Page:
On April 24, 2018, the U.S. Supreme Court handed down two decisions that have a significant impact on inter partes review proceedings before the Patent Trial and Appeal Board (“PTAB”) of the U.S. Patent and Trademark Office (“USPTO”). These proceedings review the patentability of patent claims previously issued by the USPTO.
The Court in Oil States Energy Services v. Greene’s Energy Group (decision here) found that these proceedings do not violate Article III or the Seventh Amendment because patents are public rights for purposes of this question. The Court in SAS Institute v. Iancu (decision here) found that the PTAB’s past practice of instituting review of fewer than all challenged claims violated the plain language of 35 U.S.C. § 318(a), which requires the PTAB to decide the patentability of all claims challenged in a petition.
Neither decision was unanimous, reflecting a rare divide among the Court in addressing patent issues. In Oil States, a 7-2 decision, Justice Thomas wrote for the majority; Justice Breyer wrote a concurring opinion joined by Justices Ginsburg and Sotomayor; and Justice Gorsuch wrote a dissent joined by Chief Justice Roberts. In SAS, a 5-4 decision, Justice Gorsuch wrote for the majority; Justice Ginsburg wrote a dissent joined by Justices Breyer, Sotomayor, and Kagan; and Justice Breyer also wrote a dissent joined by Justices Ginsburg and Sotomayor, and Justice Kagan in part.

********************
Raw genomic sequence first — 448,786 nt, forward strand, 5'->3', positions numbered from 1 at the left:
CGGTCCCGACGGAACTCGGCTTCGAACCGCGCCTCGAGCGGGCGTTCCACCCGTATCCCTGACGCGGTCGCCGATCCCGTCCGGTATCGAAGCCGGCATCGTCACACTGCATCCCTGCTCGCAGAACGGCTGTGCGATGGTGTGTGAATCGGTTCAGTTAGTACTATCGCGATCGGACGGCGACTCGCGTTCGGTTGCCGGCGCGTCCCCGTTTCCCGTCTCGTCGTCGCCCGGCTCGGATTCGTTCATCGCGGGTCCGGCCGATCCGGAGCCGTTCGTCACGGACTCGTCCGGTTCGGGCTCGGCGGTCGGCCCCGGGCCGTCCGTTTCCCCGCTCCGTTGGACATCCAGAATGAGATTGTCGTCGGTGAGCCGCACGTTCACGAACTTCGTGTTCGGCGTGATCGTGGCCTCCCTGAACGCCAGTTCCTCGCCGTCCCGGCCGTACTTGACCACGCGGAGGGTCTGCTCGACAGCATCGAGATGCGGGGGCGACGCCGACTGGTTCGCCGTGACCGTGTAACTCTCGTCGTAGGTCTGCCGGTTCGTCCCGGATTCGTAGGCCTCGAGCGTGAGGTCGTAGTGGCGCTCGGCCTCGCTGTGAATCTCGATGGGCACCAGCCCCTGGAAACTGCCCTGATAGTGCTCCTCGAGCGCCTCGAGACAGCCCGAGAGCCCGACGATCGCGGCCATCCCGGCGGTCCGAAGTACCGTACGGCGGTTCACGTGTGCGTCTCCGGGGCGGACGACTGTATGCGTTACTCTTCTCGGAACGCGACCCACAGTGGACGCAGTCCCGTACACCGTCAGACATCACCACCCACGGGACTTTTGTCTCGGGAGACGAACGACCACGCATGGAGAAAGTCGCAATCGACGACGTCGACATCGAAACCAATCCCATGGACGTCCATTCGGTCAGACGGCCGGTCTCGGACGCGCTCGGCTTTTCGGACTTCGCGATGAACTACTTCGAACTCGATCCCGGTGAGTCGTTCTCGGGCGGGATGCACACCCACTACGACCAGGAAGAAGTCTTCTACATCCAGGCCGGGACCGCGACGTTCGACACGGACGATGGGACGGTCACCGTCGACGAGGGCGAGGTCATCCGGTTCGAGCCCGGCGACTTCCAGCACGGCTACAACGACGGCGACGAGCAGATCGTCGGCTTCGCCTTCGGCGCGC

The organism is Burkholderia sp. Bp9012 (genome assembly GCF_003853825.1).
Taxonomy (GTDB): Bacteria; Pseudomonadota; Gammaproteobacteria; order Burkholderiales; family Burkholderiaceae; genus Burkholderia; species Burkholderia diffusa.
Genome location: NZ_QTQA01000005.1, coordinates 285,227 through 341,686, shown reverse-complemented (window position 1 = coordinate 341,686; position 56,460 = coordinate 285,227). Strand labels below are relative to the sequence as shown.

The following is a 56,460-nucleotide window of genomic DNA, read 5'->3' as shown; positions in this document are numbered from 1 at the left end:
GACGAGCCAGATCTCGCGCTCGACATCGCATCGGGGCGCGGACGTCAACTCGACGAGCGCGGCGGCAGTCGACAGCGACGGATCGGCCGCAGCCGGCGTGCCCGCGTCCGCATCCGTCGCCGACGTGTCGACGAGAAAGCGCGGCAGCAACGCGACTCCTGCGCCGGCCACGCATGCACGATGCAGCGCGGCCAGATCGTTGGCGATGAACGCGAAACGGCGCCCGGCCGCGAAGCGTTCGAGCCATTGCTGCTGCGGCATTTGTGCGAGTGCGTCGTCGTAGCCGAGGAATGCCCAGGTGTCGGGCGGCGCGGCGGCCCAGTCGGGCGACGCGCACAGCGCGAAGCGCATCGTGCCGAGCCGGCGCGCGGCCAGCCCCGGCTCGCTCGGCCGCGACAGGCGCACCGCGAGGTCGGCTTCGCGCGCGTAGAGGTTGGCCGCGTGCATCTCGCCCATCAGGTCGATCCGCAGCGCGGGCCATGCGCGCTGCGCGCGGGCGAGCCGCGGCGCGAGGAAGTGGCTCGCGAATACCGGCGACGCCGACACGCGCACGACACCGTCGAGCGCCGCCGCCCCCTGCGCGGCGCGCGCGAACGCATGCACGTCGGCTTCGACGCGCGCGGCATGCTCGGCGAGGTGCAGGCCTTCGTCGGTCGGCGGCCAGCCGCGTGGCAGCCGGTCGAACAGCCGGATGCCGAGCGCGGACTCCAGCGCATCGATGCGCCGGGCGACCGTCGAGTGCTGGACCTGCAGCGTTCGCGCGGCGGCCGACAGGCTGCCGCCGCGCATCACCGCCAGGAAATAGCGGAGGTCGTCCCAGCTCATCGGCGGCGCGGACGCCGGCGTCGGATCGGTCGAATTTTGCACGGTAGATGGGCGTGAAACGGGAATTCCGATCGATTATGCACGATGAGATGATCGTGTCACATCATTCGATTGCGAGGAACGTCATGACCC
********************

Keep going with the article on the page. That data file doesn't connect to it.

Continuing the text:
Oil States: Inter Partes Review Trial Proceedings Are Constitutional Under Article III and the Seventh Amendment
Oil States had been involved in a patent infringement suit against Greene’s Energy Group, who filed an IPR petition challenging claims of the asserted patent. Ultimately, the PTAB held that the claims were unpatentable. Oil States then appealed the decision to the Federal Circuit and eventually to the Supreme Court, arguing in part that the inter partes review proceedings were contrary to Article III and the Seventh Amendment of the U.S. Constitution.
At the Supreme Court, Oil States argued that Article III, which vests the “judicial power of the United States” in the courts, prohibits the PTAB—a non-Article III forum—to extinguish private property rights in an adversarial proceeding such as an IPR. Oil States also argued that the Seventh Amendment’s jury trial right prohibits the PTAB from deciding issues of patentability. Despite previously denying several other similar petitions for certiorari, the Supreme Court granted Oil States’ petition, agreeing to review the constitutional questions presented. After several months of briefing, oral argument took place on November 27, 2017. Fifty-seven (57) briefs amicus curiae were filed at the merits stage, showing the intense public interest in the Court’s decision. In addition, the U.S. government also submitted briefing to the Court, in which it argued for the constitutionality of inter partes review, and participated in the oral argument.